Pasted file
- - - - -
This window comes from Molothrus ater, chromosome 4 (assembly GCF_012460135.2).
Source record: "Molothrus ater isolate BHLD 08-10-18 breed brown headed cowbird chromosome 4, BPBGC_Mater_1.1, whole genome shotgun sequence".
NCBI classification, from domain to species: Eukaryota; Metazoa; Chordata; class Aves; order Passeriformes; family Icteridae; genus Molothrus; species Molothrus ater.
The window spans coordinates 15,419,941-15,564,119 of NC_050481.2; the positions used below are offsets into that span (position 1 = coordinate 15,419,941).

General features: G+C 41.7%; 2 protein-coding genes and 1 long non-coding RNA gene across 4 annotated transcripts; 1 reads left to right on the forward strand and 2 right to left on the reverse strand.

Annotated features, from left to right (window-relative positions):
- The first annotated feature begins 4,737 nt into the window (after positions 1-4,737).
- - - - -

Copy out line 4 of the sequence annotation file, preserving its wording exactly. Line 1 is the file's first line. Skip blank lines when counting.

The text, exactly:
The window spans coordinates 15,419,941-15,564,119 of NC_050481.2; the positions used below are offsets into that span (position 1 = coordinate 15,419,941).